WSOP Main Event Final Table Coverage a Boon for Serious Players
Knowledgeable poker fans were the winner this week as ESPN devoted two full nights of broadcast time to the “October Nine” final table of the 2012 World Series of Poker Main Event.
ESPN’s decision to air continuous play from the finale, on Monday night on ESPN2 and Tuesday night on ESPN itself, proved itself a boon for fans of the game. While some watchers derided this year’s long-form approach for not providing the “shove and pray” jamfest that heavily edited versions of other finales pretend to be, this one had it right.
High-money finales epitomize the long-uttered pokerism about the game being “long periods of boredom, punctuated by moments of sheer terror,” but even the supposedly boring stretches here defined the battle, particularly the record-setting three-way battle between Greg Merson, Jesse Sylvia and Jacob Balsiger.
As Tuesday night’s extended session wore on, the three settled into roles that were almost pre-designed for the matchup: Merson, the dominant force, able to control the action through his will and the chip lead; Sylvia, the primary challenger, needing to parlay his aggression into a game-changer, yet never quite able to find the right opening; and Balsiger, the young usurper, a bit outgunned by the others but willing to battle nonetheless.
That the poker gods saw fit to throw in plenty of coolers and several unlikely suckouts that could have tipped the scales in favor of any of the three players added to the fun.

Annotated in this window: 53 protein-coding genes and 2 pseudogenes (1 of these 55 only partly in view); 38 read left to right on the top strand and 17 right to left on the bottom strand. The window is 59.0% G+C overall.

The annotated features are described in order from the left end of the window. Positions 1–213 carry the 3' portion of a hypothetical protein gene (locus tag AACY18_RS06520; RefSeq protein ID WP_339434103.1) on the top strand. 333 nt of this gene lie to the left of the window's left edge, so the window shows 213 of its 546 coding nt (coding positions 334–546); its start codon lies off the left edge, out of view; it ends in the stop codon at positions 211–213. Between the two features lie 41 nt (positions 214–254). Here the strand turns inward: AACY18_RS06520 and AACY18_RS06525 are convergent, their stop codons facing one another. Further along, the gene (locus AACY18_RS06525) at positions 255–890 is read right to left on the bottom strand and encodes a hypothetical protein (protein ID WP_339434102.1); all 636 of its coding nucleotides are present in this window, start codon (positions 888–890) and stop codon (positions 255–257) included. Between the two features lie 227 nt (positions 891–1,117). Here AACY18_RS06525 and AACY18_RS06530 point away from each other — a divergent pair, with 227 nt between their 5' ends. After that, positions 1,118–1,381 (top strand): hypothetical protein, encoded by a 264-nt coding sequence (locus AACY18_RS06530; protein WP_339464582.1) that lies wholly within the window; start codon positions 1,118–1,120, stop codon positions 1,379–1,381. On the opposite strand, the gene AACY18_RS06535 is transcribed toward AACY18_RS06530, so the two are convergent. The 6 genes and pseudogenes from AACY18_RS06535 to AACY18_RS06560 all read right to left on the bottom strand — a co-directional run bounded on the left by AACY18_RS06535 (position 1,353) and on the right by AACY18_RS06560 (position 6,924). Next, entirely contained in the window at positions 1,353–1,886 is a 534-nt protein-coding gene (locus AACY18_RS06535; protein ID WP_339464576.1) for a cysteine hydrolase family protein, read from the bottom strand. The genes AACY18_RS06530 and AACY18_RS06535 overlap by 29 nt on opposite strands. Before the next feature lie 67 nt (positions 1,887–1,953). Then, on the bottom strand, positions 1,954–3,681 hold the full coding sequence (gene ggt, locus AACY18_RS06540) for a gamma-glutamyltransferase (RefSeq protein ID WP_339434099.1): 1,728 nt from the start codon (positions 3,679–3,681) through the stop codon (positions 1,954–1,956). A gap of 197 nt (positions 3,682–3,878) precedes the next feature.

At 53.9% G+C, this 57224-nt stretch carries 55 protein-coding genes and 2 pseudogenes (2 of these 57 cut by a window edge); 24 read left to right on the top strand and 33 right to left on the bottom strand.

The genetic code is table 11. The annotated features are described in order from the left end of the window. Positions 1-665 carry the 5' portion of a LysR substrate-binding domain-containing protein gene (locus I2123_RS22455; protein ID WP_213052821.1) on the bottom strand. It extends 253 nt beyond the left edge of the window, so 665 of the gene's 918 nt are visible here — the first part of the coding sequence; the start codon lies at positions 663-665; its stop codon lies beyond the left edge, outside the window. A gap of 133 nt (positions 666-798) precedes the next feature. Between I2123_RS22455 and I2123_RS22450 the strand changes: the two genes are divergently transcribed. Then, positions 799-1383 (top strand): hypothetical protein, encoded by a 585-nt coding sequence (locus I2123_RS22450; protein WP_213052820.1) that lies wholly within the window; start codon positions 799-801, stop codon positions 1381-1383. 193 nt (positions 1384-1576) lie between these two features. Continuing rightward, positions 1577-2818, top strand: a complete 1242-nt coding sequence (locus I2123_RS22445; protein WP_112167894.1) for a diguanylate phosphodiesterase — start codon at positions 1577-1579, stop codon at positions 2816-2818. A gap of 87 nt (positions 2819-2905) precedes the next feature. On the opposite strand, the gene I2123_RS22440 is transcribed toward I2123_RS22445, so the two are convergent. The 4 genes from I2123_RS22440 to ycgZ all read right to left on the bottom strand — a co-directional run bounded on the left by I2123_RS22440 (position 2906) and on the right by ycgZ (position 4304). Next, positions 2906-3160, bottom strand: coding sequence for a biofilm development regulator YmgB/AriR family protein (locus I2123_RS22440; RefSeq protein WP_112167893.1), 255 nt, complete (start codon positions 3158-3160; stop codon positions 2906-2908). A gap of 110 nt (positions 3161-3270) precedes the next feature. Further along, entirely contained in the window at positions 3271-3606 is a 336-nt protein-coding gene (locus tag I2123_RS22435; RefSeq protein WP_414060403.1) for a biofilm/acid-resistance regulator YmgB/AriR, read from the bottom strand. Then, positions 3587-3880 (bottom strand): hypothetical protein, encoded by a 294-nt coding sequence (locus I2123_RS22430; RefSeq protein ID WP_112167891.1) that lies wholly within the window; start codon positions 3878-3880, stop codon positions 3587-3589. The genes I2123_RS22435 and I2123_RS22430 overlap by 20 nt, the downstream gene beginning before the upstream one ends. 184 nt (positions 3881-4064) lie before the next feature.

One of Merson’s secrets to success was his ability to transform the Tuesday night marathon into a small-ball game, where he kept chipping away at his foes in hands where he kept the pot and bet sizes within manageable ranges.
On the flip side, Balsiger went along with the general trend of underbetting the pre-flop raises, to his own subtle detriment. Usually short-stacked and battling uphill, his mininum-bet opening raises made little effective use of the power of the short stack. Only a couple of unlikely suckouts kept him in the fray, though with a couple more, he’d be the champ today, not Merson. Such is poker.
ESPN’s broadcast framework worked very well overall. Lon McEachern’s play-by-play was solid throughout, though the color commentary by Norman Chad and Antonio Esfandiari was uneven at best. Chad’s at his best in a pre-edited format, when his one-liners can be honed for impact, while Esfandiari spent hours frequently misreading the players and mentioning he’d rather be at a party somewhere.
On the breaks, Kara Scott excelled in the sideline reporter/interviewer role, while heads-up specialist Olivier Busquet was handicapped by the final night’s coverage never reaching the heads-up stage until more than ten hours of action was already in the books.
By that point, the blinds themselves had already climbed to the point where the action was basic two- and three-move poker for the title between Merson and Sylvia, robbing Busquet of the opportunity for deeper exploration of the situation.
Overall, however, the ESPN commentators held to their roles well, and let the players themselves be the stars of the moment. The players, to their own credit, let the game itself control the scene as well.
ESPN also made the most of the Penn & Teller Theater “arena” framework, playing up the fans’ participation and partisan rooting at every chance. Some of that tends to be nonsensical, but it’s a fun occasion with big money at stake. There’s no reason for family, friends and backers to not make a party occasion out of it.
What viewers received this time out was a poker broadcast that was really about poker. One can’t help but scratch one’s head at the occasional comments that this year’s WSOP final table was anything other than excellent. It might not be to everyone’s liking, but this was final-table poker as it really is.